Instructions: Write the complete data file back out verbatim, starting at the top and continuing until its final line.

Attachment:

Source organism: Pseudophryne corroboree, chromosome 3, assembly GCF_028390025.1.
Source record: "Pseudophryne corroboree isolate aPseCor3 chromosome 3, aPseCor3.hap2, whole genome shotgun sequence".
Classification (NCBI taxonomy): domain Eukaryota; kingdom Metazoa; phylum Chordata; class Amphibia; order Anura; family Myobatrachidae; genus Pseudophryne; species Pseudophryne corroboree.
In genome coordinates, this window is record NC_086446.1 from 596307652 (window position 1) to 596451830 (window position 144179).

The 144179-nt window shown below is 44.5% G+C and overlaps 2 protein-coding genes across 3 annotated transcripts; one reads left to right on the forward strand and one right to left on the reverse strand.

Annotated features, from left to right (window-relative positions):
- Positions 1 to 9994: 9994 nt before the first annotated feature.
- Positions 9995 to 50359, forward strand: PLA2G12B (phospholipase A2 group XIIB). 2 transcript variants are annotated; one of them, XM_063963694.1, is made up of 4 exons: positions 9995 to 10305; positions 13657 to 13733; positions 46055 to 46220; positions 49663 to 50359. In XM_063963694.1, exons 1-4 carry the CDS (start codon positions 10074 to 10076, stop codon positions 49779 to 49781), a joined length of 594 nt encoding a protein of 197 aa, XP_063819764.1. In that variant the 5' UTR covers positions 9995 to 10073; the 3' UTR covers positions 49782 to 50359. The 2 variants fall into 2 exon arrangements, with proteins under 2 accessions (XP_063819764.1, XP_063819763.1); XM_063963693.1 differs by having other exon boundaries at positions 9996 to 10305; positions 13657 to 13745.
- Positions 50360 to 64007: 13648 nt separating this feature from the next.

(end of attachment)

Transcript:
Source organism: Pseudophryne corroboree, chromosome 3, assembly GCF_028390025.1.
Source record: "Pseudophryne corroboree isolate aPseCor3 chromosome 3, aPseCor3.hap2, whole genome shotgun sequence".
Classification (NCBI taxonomy): domain Eukaryota; kingdom Metazoa; phylum Chordata; class Amphibia; order Anura; family Myobatrachidae; genus Pseudophryne; species Pseudophryne corroboree.
In genome coordinates, this window is record NC_086446.1 from 596307652 (window position 1) to 596451830 (window position 144179).

The 144179-nt window shown below is 44.5% G+C and overlaps 2 protein-coding genes across 3 annotated transcripts; one reads left to right on the forward strand and one right to left on the reverse strand.

Annotated features, from left to right (window-relative positions):
- Positions 1 to 9994: 9994 nt before the first annotated feature.
- Positions 9995 to 50359, forward strand: PLA2G12B (phospholipase A2 group XIIB). 2 transcript variants are annotated; one of them, XM_063963694.1, is made up of 4 exons: positions 9995 to 10305; positions 13657 to 13733; positions 46055 to 46220; positions 49663 to 50359. In XM_063963694.1, exons 1-4 carry the CDS (start codon positions 10074 to 10076, stop codon positions 49779 to 49781), a joined length of 594 nt encoding a protein of 197 aa, XP_063819764.1. In that variant the 5' UTR covers positions 9995 to 10073; the 3' UTR covers positions 49782 to 50359. The 2 variants fall into 2 exon arrangements, with proteins under 2 accessions (XP_063819764.1, XP_063819763.1); XM_063963693.1 differs by having other exon boundaries at positions 9996 to 10305; positions 13657 to 13745.
- Positions 50360 to 64007: 13648 nt separating this feature from the next.